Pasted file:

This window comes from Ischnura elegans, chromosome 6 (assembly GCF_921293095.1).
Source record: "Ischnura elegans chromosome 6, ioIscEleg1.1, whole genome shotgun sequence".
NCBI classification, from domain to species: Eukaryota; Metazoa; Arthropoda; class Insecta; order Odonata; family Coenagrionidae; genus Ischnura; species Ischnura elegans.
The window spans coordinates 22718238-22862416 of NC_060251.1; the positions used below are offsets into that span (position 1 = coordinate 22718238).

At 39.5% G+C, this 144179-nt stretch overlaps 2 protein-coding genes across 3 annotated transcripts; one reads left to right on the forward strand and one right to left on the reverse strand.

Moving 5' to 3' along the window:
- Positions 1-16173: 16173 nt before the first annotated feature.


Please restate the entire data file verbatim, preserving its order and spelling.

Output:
This window comes from Ischnura elegans, chromosome 6 (assembly GCF_921293095.1).
Source record: "Ischnura elegans chromosome 6, ioIscEleg1.1, whole genome shotgun sequence".
NCBI classification, from domain to species: Eukaryota; Metazoa; Arthropoda; class Insecta; order Odonata; family Coenagrionidae; genus Ischnura; species Ischnura elegans.
The window spans coordinates 22718238-22862416 of NC_060251.1; the positions used below are offsets into that span (position 1 = coordinate 22718238).

At 39.5% G+C, this 144179-nt stretch overlaps 2 protein-coding genes across 3 annotated transcripts; one reads left to right on the forward strand and one right to left on the reverse strand.

Moving 5' to 3' along the window:
- Positions 1-16173: 16173 nt before the first annotated feature.